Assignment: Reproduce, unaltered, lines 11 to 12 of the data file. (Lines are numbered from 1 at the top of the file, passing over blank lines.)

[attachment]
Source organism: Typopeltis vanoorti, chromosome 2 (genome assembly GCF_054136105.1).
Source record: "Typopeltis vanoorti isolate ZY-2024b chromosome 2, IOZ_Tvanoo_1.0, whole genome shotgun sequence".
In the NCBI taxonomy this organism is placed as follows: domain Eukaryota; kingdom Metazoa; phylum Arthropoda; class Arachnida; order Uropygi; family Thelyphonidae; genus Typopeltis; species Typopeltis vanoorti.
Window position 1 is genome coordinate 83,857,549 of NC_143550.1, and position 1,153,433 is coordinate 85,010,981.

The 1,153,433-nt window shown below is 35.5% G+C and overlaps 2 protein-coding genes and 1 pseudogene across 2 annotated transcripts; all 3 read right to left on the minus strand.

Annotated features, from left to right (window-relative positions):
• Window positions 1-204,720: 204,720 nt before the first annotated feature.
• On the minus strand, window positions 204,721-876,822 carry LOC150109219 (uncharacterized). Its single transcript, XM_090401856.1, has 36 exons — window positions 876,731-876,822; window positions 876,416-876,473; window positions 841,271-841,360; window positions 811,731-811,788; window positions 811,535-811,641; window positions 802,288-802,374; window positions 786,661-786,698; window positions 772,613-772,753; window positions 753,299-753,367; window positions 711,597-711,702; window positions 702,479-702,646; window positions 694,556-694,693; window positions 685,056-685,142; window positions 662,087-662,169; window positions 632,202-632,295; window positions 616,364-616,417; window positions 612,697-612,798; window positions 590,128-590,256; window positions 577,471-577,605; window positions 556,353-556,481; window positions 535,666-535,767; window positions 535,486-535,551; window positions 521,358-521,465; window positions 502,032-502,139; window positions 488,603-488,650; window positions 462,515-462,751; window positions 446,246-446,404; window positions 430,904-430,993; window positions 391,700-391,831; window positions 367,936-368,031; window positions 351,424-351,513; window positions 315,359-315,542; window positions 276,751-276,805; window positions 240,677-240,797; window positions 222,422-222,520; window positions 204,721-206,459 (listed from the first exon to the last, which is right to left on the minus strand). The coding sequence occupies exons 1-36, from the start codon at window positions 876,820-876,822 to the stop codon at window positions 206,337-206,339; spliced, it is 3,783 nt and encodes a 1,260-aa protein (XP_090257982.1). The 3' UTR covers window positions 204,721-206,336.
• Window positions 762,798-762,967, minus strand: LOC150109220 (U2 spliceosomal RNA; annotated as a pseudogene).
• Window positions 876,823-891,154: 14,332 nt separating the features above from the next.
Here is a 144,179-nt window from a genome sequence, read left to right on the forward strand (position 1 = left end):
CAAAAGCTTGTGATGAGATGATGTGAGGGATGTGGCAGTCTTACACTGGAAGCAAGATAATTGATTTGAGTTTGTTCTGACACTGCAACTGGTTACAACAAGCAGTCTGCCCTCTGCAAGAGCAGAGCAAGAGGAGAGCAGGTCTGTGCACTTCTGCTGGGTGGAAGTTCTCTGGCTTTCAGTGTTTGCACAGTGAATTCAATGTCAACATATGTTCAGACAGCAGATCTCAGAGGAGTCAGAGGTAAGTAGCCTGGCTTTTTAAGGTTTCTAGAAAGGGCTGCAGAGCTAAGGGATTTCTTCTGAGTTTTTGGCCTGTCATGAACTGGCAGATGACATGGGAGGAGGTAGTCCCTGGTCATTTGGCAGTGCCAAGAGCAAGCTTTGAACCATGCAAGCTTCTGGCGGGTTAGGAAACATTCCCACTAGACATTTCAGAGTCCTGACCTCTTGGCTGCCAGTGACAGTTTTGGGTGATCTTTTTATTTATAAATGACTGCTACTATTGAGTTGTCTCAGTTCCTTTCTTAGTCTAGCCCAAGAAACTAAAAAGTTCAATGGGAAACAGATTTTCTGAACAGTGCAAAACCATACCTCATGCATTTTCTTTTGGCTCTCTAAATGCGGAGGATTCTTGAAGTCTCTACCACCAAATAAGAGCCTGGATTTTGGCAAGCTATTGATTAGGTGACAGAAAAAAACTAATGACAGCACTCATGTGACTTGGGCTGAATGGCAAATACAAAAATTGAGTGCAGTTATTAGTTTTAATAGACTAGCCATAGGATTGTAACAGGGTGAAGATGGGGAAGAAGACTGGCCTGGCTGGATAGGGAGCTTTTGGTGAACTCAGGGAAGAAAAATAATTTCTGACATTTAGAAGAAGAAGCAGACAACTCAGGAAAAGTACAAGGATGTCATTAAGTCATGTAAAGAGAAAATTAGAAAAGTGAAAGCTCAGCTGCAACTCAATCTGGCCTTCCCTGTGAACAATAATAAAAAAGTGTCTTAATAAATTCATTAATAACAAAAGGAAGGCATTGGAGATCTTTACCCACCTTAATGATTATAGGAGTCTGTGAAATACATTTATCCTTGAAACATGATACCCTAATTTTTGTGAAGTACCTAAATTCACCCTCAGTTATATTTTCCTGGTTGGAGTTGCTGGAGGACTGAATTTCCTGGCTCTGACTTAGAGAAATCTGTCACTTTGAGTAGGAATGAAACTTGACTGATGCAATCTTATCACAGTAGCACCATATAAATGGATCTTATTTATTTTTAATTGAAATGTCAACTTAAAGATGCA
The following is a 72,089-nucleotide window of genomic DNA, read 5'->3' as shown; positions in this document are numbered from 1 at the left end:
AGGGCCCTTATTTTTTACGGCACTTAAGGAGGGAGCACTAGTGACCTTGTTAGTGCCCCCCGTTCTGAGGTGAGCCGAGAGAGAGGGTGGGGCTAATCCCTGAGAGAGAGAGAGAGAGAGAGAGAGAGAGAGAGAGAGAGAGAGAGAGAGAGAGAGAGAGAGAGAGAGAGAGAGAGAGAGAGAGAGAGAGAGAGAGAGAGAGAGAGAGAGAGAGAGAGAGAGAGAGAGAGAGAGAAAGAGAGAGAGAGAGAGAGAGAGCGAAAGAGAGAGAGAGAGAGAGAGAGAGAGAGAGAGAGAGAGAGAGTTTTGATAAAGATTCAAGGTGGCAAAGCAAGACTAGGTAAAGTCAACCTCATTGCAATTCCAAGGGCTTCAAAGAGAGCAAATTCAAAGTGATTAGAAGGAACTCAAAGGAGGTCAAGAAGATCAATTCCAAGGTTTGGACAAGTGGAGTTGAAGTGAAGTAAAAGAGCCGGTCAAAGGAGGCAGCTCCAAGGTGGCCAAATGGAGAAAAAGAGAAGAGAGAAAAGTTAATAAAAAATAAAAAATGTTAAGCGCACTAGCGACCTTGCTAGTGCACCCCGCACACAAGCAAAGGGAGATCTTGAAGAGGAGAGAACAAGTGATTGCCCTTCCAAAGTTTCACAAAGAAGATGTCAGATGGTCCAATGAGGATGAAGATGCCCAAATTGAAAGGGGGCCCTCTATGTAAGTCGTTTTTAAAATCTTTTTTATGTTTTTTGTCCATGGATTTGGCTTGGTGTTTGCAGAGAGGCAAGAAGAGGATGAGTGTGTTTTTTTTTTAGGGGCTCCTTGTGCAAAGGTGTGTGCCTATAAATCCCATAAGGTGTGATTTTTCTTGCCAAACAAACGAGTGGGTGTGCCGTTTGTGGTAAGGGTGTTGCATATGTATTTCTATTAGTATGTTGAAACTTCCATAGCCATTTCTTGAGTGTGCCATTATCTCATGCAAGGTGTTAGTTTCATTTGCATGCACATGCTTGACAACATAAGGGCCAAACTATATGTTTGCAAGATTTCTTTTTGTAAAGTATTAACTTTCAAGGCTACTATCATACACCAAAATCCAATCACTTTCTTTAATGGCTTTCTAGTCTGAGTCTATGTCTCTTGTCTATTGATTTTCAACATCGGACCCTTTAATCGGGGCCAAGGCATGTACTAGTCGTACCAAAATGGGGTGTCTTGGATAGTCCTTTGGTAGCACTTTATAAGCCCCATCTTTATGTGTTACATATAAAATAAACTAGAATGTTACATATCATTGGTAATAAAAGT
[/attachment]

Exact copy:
Here is a 144,179-nt window from a genome sequence, read left to right on the forward strand (position 1 = left end):
CAAAAGCTTGTGATGAGATGATGTGAGGGATGTGGCAGTCTTACACTGGAAGCAAGATAATTGATTTGAGTTTGTTCTGACACTGCAACTGGTTACAACAAGCAGTCTGCCCTCTGCAAGAGCAGAGCAAGAGGAGAGCAGGTCTGTGCACTTCTGCTGGGTGGAAGTTCTCTGGCTTTCAGTGTTTGCACAGTGAATTCAATGTCAACATATGTTCAGACAGCAGATCTCAGAGGAGTCAGAGGTAAGTAGCCTGGCTTTTTAAGGTTTCTAGAAAGGGCTGCAGAGCTAAGGGATTTCTTCTGAGTTTTTGGCCTGTCATGAACTGGCAGATGACATGGGAGGAGGTAGTCCCTGGTCATTTGGCAGTGCCAAGAGCAAGCTTTGAACCATGCAAGCTTCTGGCGGGTTAGGAAACATTCCCACTAGACATTTCAGAGTCCTGACCTCTTGGCTGCCAGTGACAGTTTTGGGTGATCTTTTTATTTATAAATGACTGCTACTATTGAGTTGTCTCAGTTCCTTTCTTAGTCTAGCCCAAGAAACTAAAAAGTTCAATGGGAAACAGATTTTCTGAACAGTGCAAAACCATACCTCATGCATTTTCTTTTGGCTCTCTAAATGCGGAGGATTCTTGAAGTCTCTACCACCAAATAAGAGCCTGGATTTTGGCAAGCTATTGATTAGGTGACAGAAAAAAACTAATGACAGCACTCATGTGACTTGGGCTGAATGGCAAATACAAAAATTGAGTGCAGTTATTAGTTTTAATAGACTAGCCATAGGATTGTAACAGGGTGAAGATGGGGAAGAAGACTGGCCTGGCTGGATAGGGAGCTTTTGGTGAACTCAGGGAAGAAAAATAATTTCTGACATTTAGAAGAAGAAGCAGACAACTCAGGAAAAGTACAAGGATGTCATTAAGTCATGTAAAGAGAAAATTAGAAAAGTGAAAGCTCAGCTGCAACTCAATCTGGCCTTCCCTGTGAACAATAATAAAAAAGTGTCTTAATAAATTCATTAATAACAAAAGGAAGGCATTGGAGATCTTTACCCACCTTAATGATTATAGGAGTCTGTGAAATACATTTATCCTTGAAACATGATACCCTAATTTTTGTGAAGTACCTAAATTCACCCTCAGTTATATTTTCCTGGTTGGAGTTGCTGGAGGACTGAATTTCCTGGCTCTGACTTAGAGAAATCTGTCACTTTGAGTAGGAATGAAACTTGACTGATGCAATCTTATCACAGTAGCACCATATAAATGGATCTTATTTATTTTTAATTGAAATGTCAACTTAAAGATGCA